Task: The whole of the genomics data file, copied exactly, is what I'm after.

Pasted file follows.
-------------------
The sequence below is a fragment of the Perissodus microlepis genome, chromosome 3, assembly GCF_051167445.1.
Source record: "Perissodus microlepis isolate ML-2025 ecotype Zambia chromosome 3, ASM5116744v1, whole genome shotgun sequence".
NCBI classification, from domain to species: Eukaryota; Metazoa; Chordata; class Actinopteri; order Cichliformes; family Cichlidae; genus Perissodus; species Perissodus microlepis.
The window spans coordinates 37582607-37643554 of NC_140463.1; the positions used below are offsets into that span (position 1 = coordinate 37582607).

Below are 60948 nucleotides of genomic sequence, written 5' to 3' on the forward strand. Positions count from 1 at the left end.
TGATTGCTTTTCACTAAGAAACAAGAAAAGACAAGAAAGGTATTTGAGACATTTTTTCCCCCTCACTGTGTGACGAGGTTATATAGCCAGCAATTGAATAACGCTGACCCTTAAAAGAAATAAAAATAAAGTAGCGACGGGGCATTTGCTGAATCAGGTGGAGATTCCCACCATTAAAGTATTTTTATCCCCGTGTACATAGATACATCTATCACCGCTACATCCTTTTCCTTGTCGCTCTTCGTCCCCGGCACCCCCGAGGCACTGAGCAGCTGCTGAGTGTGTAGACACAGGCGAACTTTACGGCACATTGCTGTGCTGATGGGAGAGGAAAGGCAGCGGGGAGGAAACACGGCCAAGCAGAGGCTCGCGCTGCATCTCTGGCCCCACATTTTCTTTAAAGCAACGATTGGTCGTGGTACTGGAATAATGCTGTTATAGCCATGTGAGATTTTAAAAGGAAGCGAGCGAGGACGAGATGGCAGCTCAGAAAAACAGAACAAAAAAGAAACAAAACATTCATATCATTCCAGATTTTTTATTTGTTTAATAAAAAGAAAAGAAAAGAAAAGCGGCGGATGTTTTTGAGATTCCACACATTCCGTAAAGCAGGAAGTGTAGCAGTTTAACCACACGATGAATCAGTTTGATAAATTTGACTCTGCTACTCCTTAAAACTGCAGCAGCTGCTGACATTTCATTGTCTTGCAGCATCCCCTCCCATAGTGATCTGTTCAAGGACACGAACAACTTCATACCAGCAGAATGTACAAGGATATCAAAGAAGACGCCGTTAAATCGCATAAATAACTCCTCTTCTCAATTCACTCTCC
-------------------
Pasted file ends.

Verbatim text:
The sequence below is a fragment of the Perissodus microlepis genome, chromosome 3, assembly GCF_051167445.1.
Source record: "Perissodus microlepis isolate ML-2025 ecotype Zambia chromosome 3, ASM5116744v1, whole genome shotgun sequence".
NCBI classification, from domain to species: Eukaryota; Metazoa; Chordata; class Actinopteri; order Cichliformes; family Cichlidae; genus Perissodus; species Perissodus microlepis.
The window spans coordinates 37582607-37643554 of NC_140463.1; the positions used below are offsets into that span (position 1 = coordinate 37582607).

Below are 60948 nucleotides of genomic sequence, written 5' to 3' on the forward strand. Positions count from 1 at the left end.
TGATTGCTTTTCACTAAGAAACAAGAAAAGACAAGAAAGGTATTTGAGACATTTTTTCCCCCTCACTGTGTGACGAGGTTATATAGCCAGCAATTGAATAACGCTGACCCTTAAAAGAAATAAAAATAAAGTAGCGACGGGGCATTTGCTGAATCAGGTGGAGATTCCCACCATTAAAGTATTTTTATCCCCGTGTACATAGATACATCTATCACCGCTACATCCTTTTCCTTGTCGCTCTTCGTCCCCGGCACCCCCGAGGCACTGAGCAGCTGCTGAGTGTGTAGACACAGGCGAACTTTACGGCACATTGCTGTGCTGATGGGAGAGGAAAGGCAGCGGGGAGGAAACACGGCCAAGCAGAGGCTCGCGCTGCATCTCTGGCCCCACATTTTCTTTAAAGCAACGATTGGTCGTGGTACTGGAATAATGCTGTTATAGCCATGTGAGATTTTAAAAGGAAGCGAGCGAGGACGAGATGGCAGCTCAGAAAAACAGAACAAAAAAGAAACAAAACATTCATATCATTCCAGATTTTTTATTTGTTTAATAAAAAGAAAAGAAAAGAAAAGCGGCGGATGTTTTTGAGATTCCACACATTCCGTAAAGCAGGAAGTGTAGCAGTTTAACCACACGATGAATCAGTTTGATAAATTTGACTCTGCTACTCCTTAAAACTGCAGCAGCTGCTGACATTTCATTGTCTTGCAGCATCCCCTCCCATAGTGATCTGTTCAAGGACACGAACAACTTCATACCAGCAGAATGTACAAGGATATCAAAGAAGACGCCGTTAAATCGCATAAATAACTCCTCTTCTCAATTCACTCTCC